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Nevada regents use NSHE funds to wine, dine at swanky eateries

In June 2017, Nevada Regent Cathy McAdoo organized a meal in her hometown of Elko for the retiring president of Great Basin College that included 13 people with wine, beer and liquor. Nevada System of Higher Education funds paid $486 for dinner and drinks.

The meal was apparently so good that, three months later, when the regents held their quarterly meeting in Elko, the same restaurant catered the event. The agency spent $10,102, records show.

The restaurant’s name was McAdoo’s, and it is owned by the regent’s son and daughter-in-law.

After hosting the retirement dinner, McAdoo wrote an email stressing she had no financial interest in the restaurant but failed to note the close family ownership, records show.

McAdoo told the Review-Journal that retiring Great Basin President Mark Curtis picked McAdoo’s for his retirement dinner, and she had nothing to do with the catering for the September 2017 meeting.

“I guess I say it’s a coincidence,” she said in a phone interview. “There are no ethical concerns about it.”

Curtis could not be reached for comment.

But Robert Fellner, policy director of the Nevada Policy Research Institute, questioned public money going to the child of a regent.

“All money in possession of the university — no matter the source — ultimately should be going to providing the best education as cheaply as possible to students,” Fellner said.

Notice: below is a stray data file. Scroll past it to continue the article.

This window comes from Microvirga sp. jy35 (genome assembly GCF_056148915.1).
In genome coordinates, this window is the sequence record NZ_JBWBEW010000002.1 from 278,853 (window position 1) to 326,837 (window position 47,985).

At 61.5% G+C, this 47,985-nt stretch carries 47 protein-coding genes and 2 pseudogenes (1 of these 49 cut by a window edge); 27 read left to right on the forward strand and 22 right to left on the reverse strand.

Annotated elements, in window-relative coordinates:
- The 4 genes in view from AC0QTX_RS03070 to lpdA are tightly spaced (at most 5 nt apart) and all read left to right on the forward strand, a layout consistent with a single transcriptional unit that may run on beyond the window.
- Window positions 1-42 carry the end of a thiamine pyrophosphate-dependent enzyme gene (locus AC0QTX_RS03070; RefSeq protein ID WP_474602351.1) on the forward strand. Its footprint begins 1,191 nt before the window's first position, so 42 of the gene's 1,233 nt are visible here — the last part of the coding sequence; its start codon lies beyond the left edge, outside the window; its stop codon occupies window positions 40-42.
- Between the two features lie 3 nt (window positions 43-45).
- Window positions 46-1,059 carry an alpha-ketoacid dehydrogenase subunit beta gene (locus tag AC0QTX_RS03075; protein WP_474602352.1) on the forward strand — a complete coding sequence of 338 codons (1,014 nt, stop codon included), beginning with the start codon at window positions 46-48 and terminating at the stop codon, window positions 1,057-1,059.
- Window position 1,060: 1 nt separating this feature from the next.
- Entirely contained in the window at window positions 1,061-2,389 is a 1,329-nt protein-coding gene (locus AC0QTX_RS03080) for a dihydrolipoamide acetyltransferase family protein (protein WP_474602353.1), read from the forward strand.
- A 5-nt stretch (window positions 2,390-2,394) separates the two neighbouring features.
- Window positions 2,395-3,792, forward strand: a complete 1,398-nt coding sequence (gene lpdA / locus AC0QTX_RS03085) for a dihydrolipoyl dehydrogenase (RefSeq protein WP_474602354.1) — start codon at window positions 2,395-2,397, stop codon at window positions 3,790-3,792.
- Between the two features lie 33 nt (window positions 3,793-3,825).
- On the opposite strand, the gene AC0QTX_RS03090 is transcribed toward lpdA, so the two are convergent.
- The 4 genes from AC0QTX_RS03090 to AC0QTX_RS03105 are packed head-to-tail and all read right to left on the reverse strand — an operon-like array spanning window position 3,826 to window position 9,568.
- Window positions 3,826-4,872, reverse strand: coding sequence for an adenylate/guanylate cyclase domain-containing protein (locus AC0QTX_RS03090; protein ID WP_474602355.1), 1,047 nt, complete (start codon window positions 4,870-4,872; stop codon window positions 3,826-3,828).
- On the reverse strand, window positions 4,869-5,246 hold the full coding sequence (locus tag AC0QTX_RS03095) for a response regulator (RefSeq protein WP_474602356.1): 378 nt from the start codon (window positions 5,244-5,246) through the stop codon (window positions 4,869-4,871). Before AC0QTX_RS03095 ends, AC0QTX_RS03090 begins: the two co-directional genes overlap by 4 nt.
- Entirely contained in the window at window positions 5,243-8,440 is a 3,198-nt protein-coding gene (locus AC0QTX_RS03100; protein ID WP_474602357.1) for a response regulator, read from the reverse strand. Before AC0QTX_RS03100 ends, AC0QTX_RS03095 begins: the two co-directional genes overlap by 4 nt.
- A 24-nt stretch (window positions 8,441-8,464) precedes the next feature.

A Review-Journal investigation of four years of NSHE spending shows regents using their $2,500 annual “hosting accounts” for dinners with family and friends, pricey meals that have little or no business justification and tens of thousands of additional NSHE money spent a year on catering, celebrations and going away dinners.

The spending is just a small part of the NSHE’s $9.3 million annual budget that comes from the state general fund, campus payments, investment and endowment money and reserves. Regents are paid $80 a meeting plus travel expenses.


NSHE staff contend that catering options in Elko are limited and that McAdoo’s was chosen after another restaurant said it could only cater lunch and higher education staff felt Great Basin College’s restaurant staffing was too small to cater the event.

For the September 2017 two-day meeting that had about 100 attendees, McAdoo’s restaurant produced more than $1,500 worth of breakfast boxes, a $2,600 buffet lunch, afternoon snacks and another $2,000 in lunch boxes, records show. Gratuity alone was $1,531.

McAdoo’s and another restaurant were suggested by an assistant to Great Basin’s president, emails show. The assistant, Mardell Wilkins, wrote in an email to the Review-Journal that she was aware that the restaurant was owned by Regent McAdoo’s son but that catering options are so limited in Elko that staff couldn’t find another company to provide food. The other restaurant that staff suggested did not respond to calls seeking comment.

The NSHE’s nepotism policy focuses mostly on hiring and supervising relatives and does not address using the restaurant of a Regent’s son for meals. The policy also says: “each NSHE institution should avoid any appearance of impropriety as well as any potential conflict of interest.”

McAdoo said she didn’t know why she failed to mention her family connection to the restaurant in the email that noted she received no financial benefit from the establishment. McAdoo’s owner did not respond to calls seeking comment.

NSHE staff would not discuss the spending, but emailed a statement.

“All hosting expenditures from the members of the Board of Regents comply with the limits on the use of public funds set forth in Nevada law (NRS 396.070),” said Dean J. Gould, chief of staff and special counsel to the Board of Regents, in the written statement. “All catering expenses for Board meetings reflect the cost of serving breakfast and lunch to a large number of attendees, which can exceed 100 people each day for a two-day meeting.”